In short, 40 kV isn't that much voltage for applications that are intentionally creating an electrical arc. Car spark plugs also use voltages in the tens of thousands of volts for the same reason, for example.
As for why that is:
In general, air acts as an electrical insulator. That is, electricity won't pass through air at normal voltages. Which is good because otherwise you'd have a constant arc to ground through the air from any exposed hot conductor and that would cause lots of problems.
As with any insulator, air has a dielectric strength, measured in volts per unit distance. For a given length of air (such as the spark gap in a spark plug,) there exists a breakdown voltage at which point the voltage differential per unit distance exceeds the dielectric strength. When a voltage equal to or greater than the breakdown voltage is applied to conductors on either side of said length of air, the air will suddenly ionize, creating a channel of plasma through the air. The plasma channel now has a much, much, much lower resistance than air normally has, allowing current to flow across the gap and quickly equalizing the potential (i.e. voltage) on each side of the gap.
As you're likely aware, plasma tends to be quite hot. The plasma channel created by the above process is the visible arc that you'll see between the conductors in a spark plug.
For air at normal pressures, the dielectric strength is about 3 MV/m. That is, if you want to create a 1-meter arc, you'd need 3 megavolts of potential across it. Or, in units more suited to creating ignition sparks (which are hopefully not a meter in length,) you need around 3 kV per millimeter. So, for example, in the winter when you take off a fleece coat and then experience a shock the next time you get close to a grounded conductor, the static potential that has built up on you is about 3 kV per millimeter (i.e. 30 kV/cm or around 75 kV/inch) of the maximum length of the arc you can create to such a conductor.
So, in summary, 40 kV really isn't all that much when you're trying to create arcs through air, especially not highly pressurized air, such as in a piston or jet engine. Even relatively small distances require quite high voltages in order to arc. Which is a good thing so that exposed conductors don't just constantly create arcs to ground. Or to grounded people, electronics, etc.
By the way, this ability of an electric field to ionize air is why switches for very high voltage transmission lines have to have much, much longer poles than what you'll find on normal switches. On a 138 kV line, for example, the electricity would simply arc across a switch that created a gap of less than couple of inches or so when open. Perhaps an even larger gap when humidity is high. And these switches do indeed arc while opening and closing. They can also create quite long arcs while opening, since the plasma channel is already in place. Here's an example of what that can look like at 138 kV:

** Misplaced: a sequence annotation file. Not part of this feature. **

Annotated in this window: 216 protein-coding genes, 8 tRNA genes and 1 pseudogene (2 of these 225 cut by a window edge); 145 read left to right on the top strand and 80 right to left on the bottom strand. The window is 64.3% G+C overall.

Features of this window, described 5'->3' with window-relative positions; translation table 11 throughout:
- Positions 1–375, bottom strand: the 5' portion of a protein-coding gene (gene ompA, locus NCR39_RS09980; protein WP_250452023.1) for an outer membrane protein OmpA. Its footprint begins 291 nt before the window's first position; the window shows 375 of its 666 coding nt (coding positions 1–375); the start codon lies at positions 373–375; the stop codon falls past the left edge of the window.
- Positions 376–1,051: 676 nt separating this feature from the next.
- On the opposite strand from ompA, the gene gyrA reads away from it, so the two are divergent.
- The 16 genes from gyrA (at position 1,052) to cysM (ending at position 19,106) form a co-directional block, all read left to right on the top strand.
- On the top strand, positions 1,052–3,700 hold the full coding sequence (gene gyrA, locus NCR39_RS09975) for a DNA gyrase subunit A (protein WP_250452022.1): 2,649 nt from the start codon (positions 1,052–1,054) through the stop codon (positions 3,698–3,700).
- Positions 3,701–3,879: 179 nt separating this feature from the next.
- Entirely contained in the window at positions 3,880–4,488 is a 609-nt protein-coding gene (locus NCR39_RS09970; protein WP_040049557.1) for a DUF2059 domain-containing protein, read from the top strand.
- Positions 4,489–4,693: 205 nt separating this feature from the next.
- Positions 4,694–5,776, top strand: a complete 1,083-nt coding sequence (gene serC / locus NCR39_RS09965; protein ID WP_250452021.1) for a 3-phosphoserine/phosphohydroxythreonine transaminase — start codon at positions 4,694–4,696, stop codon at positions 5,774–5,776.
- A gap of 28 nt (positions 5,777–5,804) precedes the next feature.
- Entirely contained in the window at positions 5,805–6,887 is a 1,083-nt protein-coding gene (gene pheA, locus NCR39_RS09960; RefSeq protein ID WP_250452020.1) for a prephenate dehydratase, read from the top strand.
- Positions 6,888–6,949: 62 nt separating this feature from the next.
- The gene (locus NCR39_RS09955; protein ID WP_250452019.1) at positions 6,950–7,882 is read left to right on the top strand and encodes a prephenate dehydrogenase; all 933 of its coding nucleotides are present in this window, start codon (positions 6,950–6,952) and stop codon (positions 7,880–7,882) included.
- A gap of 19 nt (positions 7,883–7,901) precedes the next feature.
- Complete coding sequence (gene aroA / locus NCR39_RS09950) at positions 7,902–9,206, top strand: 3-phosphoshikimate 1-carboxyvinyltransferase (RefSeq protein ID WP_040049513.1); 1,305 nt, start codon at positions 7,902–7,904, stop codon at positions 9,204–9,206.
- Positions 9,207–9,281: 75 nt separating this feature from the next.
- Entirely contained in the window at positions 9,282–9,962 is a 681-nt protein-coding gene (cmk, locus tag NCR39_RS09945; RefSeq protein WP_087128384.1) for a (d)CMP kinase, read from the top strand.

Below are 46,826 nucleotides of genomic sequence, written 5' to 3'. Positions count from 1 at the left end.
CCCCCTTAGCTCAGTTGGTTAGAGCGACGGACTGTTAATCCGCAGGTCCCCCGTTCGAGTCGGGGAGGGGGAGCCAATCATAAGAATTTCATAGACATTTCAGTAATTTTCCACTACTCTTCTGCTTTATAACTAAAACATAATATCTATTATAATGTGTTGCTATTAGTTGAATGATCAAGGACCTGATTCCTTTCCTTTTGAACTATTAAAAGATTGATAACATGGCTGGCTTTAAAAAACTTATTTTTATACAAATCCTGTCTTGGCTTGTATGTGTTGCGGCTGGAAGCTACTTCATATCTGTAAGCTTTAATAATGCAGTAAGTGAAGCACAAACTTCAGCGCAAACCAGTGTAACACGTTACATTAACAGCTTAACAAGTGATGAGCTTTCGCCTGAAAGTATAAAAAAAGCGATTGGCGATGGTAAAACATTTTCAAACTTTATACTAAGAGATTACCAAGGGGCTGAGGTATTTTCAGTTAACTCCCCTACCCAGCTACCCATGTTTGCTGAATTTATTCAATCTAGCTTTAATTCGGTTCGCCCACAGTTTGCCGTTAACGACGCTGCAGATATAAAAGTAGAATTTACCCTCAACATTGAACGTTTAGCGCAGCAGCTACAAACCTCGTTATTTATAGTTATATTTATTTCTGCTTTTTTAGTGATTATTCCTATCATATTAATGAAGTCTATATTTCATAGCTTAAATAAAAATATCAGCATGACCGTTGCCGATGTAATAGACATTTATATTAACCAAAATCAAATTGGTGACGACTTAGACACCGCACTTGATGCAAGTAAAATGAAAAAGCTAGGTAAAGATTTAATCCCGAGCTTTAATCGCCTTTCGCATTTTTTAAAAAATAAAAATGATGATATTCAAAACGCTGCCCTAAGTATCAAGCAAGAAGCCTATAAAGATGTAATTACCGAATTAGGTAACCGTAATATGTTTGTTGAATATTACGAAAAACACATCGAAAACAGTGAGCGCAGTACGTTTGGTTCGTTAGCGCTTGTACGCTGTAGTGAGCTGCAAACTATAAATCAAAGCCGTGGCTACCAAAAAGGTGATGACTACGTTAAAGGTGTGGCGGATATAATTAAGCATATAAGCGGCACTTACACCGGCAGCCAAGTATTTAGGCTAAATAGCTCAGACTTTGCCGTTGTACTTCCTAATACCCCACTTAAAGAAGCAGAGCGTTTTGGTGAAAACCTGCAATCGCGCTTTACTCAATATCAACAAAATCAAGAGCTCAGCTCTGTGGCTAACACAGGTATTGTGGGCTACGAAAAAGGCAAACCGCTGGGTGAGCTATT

Of course, in this case, you have a more-or-less continuous voltage source, not just a stored-up charge that is suddenly released, so the arc won't just be a brief flash, but will continue until the distance between the conductors becomes too high to maintain the arc.
And, of course, when the potential between the base of a cloud and the ground gets too high, you get lightning. And, yes, that's a very, very high voltage to arc across a kilometer or more. According to the U.S. National Weather Service, a typical lightning bolt involves potentials of around 300 MV. While that actually seems a bit low to arc across the typical distance of a lightning bolt, lightning normally occurs in thunderstorms where the atmosphere is already very humid and, thus, more conductive than normal.
As far as the ease of igniting jet fuel, while that's mostly unrelated to the voltage required to create a spark across a given distance of air, it's actually not that easy to ignite. At standard air pressure, you can drop a lit match in a bucket of jet fuel and it will just extinguish the match. You can also create a raging fire in the fuselage of a Boeing 777 and the fuel remaining in the tanks of said 777 won't burn. This is by design and it's one of the great things about jet fuel for aviation. While the energy density and specific energy of petroleum fuels is very high (by chemical reaction standards,) it actually requires quite high temperatures and/or pressures to ignite jet fuel, making it an ideal fuel for providing lots of energy per unit weight while not tending to randomly burn or explode at inconvenient times.